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Nadine Gauthier, who spent six years driving shipping containers around Montreal, is trying to encourage more women and girls to consider careers as truck drivers. (Paul Chiasson/THE CANADIAN PRESS)
Nadine Gauthier, who spent six years driving shipping containers around Montreal, is trying to encourage more women and girls to consider careers as truck drivers. (Paul Chiasson/THE CANADIAN PRESS)

Canada’s trucking industry struggles to attract next generation of drivers Add to ...

After 40 years as a truck driver, Jack Fielding says it’s easier to name the places in North America where he hasn’t been than the ones he has.

And after driving five million kilometres, the 57 year-old still enjoys the freedom of the road.

“For the most part, there’s nobody looking over my shoulder telling me what to do,” says Mr. Fielding, who hails from McKellar, Ont. “I have an assignment and I’m left to do it at my own pace and how I think it should be done.”

But as Mr. Fielding and thousands like him near retirement age, the industry is struggling to recruit young people who share his enthusiasm for the job.

This means the industry is facing a looming labour shortage that could reach 48,000 drivers by 2024, according to the Canadian Trucking Alliance.

The average age of a truck driver is over 47 – up from 45 in 2013 – and almost 30 per cent of the driving force is 55 or over, which makes it one of the oldest work forces in Canada, according to the organization’s president.

“Tens of thousands of them are nearing retirement and we’re not getting anywhere near our commensurate share of new drivers into the business,” David Bradley says.

There are multiple reasons for the looming shortage, but many believe the lifestyle simply isn’t attractive to a younger generation. Mr. Fielding, for example, usually works 10-14 days straight, with three days off between trips. Schedules are not set in advance, and drivers often work 12 hours or more a day.

“You’re not home with your friends on Friday nights having parties,” he says. “If you have a family, you might miss out on birthdays and things like that.”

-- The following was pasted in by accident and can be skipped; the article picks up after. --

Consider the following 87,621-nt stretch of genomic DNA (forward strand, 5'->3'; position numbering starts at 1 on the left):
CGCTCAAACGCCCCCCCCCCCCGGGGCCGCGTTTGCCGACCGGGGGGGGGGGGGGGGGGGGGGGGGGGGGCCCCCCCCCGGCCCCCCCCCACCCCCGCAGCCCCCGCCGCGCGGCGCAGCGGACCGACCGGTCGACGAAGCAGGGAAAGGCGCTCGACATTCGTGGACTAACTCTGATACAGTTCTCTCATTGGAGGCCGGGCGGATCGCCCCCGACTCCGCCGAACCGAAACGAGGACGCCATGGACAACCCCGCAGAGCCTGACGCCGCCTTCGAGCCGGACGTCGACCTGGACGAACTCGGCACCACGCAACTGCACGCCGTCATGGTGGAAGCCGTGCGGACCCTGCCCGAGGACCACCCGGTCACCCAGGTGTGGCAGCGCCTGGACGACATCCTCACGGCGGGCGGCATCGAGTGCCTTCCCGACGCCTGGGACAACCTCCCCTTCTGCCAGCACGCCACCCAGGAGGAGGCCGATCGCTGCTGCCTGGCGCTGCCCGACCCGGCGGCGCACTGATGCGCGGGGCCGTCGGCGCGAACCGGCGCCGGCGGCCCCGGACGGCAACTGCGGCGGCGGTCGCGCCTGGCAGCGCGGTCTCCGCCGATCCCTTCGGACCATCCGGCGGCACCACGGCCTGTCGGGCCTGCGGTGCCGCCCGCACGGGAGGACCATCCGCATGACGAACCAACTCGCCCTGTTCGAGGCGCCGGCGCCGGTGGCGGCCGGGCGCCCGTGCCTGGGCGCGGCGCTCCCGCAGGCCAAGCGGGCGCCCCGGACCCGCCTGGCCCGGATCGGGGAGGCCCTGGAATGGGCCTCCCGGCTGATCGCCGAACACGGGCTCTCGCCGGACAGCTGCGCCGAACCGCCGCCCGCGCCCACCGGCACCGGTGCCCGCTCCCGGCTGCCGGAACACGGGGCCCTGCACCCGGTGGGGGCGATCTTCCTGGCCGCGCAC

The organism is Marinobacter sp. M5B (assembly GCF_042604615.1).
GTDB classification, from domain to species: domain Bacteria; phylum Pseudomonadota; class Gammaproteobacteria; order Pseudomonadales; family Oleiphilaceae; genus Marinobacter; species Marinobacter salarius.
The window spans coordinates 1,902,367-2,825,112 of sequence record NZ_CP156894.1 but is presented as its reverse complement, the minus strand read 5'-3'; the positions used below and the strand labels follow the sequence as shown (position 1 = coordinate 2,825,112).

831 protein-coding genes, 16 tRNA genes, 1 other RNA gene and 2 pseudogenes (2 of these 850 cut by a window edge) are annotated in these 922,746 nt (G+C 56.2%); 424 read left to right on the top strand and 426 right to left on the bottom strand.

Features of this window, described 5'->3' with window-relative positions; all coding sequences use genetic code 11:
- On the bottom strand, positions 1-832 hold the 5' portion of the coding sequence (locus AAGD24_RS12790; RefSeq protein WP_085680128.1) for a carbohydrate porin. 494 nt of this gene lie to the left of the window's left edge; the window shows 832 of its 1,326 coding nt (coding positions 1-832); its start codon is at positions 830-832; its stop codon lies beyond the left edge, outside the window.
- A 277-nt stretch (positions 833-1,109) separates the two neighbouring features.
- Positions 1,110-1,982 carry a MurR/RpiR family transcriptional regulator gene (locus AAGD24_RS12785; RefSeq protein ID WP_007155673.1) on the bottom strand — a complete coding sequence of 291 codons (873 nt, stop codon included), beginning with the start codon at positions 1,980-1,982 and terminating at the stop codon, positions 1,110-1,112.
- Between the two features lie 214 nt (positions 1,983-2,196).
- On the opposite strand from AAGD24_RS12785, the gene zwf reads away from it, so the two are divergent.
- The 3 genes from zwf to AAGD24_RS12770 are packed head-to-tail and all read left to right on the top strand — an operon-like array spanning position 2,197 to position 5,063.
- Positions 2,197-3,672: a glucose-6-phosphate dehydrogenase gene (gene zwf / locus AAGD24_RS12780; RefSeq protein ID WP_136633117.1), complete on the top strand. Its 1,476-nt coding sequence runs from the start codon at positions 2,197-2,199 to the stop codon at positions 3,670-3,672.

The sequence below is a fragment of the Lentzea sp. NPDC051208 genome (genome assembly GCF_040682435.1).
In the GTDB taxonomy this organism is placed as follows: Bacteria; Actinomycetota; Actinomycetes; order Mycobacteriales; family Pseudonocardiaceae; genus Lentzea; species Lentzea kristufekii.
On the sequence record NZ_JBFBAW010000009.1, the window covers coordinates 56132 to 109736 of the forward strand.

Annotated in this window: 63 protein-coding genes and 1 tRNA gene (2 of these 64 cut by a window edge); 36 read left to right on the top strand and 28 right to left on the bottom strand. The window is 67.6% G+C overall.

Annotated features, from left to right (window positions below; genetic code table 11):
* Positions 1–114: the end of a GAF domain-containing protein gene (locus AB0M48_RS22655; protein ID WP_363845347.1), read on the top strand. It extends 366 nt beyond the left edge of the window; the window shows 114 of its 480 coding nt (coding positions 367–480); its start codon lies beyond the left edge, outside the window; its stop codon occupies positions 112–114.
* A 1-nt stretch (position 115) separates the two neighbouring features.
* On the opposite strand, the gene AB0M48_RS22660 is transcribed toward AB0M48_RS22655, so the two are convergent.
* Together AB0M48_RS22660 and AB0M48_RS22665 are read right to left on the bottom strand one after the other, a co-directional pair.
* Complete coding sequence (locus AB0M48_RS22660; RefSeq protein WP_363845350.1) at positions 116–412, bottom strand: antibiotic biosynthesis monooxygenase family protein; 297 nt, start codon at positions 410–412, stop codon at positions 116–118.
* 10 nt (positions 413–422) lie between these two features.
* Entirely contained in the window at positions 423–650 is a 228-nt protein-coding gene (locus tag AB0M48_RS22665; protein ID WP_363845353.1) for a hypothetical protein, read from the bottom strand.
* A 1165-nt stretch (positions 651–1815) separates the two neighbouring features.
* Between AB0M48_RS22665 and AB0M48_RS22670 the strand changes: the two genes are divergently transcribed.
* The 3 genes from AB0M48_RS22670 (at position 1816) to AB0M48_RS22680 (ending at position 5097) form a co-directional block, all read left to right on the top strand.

Mr. Bradley says this makes it harder to attract younger people or those with families, who tend to place a higher emphasis on work-life balance than older generations.

It may also explain why the industry struggles to recruit women, who make up only about 4 per cent to 6 per cent of the driving population.

Nadine Gauthier, who spent six years driving shipping containers in and around the Montreal area, is trying to change that.

The 43-year-old, now a supervisor for Simard Transport, also works on behalf of Quebec’s trucking association to convince girls and women that trucking isn’t just a “man’s world.”

She says that while the first women “pioneers” may have been given a hard time, the industry has become very welcoming to women.

“I sincerely think men like having women in their teams and at the heart of the company,” she notes. “It brings a new dynamic, and men are very respectful of that.”

The average salary for a truck driver was listed as $40,728 in 2011, although Bradley says long-haul truck drivers can easily make $70,000-80,000 a year.

However, they’re often paid by the mile, which means their income can fluctuate based on unexpected delays or traffic. They also tend to work longer hours than the rest of the population.

It’s also difficult to hire immigrants, except under the Temporary Foreign Worker program, since truck driving is not considered a skilled occupation and drivers therefore aren’t eligible for most federal economic immigration programs.

Mr. Bradley says the current economic downturn in Canada – particularly in the oil industry – has alleviated the shortage for the moment.

But he believes long-term solutions are needed to ensure people who enter the profession stay there, instead of viewing it as a stop-gap between jobs.

The industry is working to change the classification of truck driving to semi-skilled or skilled, which Mr. Bradley says is key to getting more resources for training and attracting career-oriented candidates.

Provinces are also working on implementing their own regulations and mandatory training standards.

In its own bid to address the shortage, the Quebec government has introduced a training program for 17-and-18 year old wannabe truckers.

Students are partnered with companies that agree to give them internships at the end of the four-month course, which often lead to permanent jobs.

One recent graduate, 20-year-old Anthony Boisvert, was hired straight out of school and already has two years under his belt as a long-distance trucker for Groupe Robert.

He loves the job, including the 60-80 hour workweeks and stretches of four to five days away from home, but realizes it isn’t for everyone.

“It’s more a passion than a job,” he says.

Mr. Bradley says that although individual companies are looking at scheduling, wages and recruitment strategies to tackle the shortage, change is slow to come.

“This is a fragmented, competitive industry, and it’s hard to turn it on a dime,” he says.

Mr. Fielding, who estimates he has five years of driving left, can’t quite figure out why more young people don’t seem to want to take over behind the wheel.

“Where [else] can you get paid to see North America, to experience things in life?” he says. “I think it would be a great job for somebody just starting out.”

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